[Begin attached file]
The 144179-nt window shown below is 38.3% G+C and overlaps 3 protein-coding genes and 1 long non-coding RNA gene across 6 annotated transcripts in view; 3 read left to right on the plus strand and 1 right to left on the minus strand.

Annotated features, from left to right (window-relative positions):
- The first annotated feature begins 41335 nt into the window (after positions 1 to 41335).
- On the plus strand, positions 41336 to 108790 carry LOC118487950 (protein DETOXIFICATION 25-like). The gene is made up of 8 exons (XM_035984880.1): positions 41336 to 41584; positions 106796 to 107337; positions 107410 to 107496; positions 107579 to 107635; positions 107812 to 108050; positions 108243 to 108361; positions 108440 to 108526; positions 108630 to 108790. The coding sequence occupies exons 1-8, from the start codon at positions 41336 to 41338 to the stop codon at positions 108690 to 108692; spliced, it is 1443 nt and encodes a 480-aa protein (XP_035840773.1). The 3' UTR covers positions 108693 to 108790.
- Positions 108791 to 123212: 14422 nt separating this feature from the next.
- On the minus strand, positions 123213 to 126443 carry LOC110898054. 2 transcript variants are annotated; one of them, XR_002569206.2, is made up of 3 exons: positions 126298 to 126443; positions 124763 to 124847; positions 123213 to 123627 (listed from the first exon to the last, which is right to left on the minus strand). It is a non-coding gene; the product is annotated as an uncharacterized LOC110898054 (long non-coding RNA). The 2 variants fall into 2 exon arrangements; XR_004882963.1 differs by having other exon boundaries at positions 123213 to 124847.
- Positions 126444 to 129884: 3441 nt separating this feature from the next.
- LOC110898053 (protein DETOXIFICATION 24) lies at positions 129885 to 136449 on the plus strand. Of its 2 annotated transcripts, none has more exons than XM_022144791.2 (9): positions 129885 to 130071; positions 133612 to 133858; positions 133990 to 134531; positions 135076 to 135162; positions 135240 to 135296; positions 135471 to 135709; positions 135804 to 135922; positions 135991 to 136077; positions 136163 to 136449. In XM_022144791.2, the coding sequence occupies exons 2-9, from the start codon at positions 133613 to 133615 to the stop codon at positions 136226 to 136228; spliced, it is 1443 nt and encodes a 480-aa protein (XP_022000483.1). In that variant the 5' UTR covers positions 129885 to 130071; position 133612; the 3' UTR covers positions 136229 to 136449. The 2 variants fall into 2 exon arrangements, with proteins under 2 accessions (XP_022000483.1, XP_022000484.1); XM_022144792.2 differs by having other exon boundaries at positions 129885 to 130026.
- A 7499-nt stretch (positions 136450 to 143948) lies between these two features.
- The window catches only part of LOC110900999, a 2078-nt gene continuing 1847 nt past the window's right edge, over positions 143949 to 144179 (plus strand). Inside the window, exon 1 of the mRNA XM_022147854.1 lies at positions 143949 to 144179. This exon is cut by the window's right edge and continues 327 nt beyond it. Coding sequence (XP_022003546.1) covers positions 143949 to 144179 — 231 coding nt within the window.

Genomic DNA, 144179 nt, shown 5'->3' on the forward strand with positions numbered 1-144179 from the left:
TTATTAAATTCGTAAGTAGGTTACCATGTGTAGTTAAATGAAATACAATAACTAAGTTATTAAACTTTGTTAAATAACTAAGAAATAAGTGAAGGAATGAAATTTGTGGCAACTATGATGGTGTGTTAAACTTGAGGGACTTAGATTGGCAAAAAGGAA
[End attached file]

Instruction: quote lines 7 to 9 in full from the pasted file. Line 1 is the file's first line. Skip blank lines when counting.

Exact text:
- Positions 126444 to 129884: 3441 nt separating this feature from the next.
- LOC110898053 (protein DETOXIFICATION 24) lies at positions 129885 to 136449 on the plus strand. Of its 2 annotated transcripts, none has more exons than XM_022144791.2 (9): positions 129885 to 130071; positions 133612 to 133858; positions 133990 to 134531; positions 135076 to 135162; positions 135240 to 135296; positions 135471 to 135709; positions 135804 to 135922; positions 135991 to 136077; positions 136163 to 136449. In XM_022144791.2, the coding sequence occupies exons 2-9, from the start codon at positions 133613 to 133615 to the stop codon at positions 136226 to 136228; spliced, it is 1443 nt and encodes a 480-aa protein (XP_022000483.1). In that variant the 5' UTR covers positions 129885 to 130071; position 133612; the 3' UTR covers positions 136229 to 136449. The 2 variants fall into 2 exon arrangements, with proteins under 2 accessions (XP_022000483.1, XP_022000484.1); XM_022144792.2 differs by having other exon boundaries at positions 129885 to 130026.
- A 7499-nt stretch (positions 136450 to 143948) lies between these two features.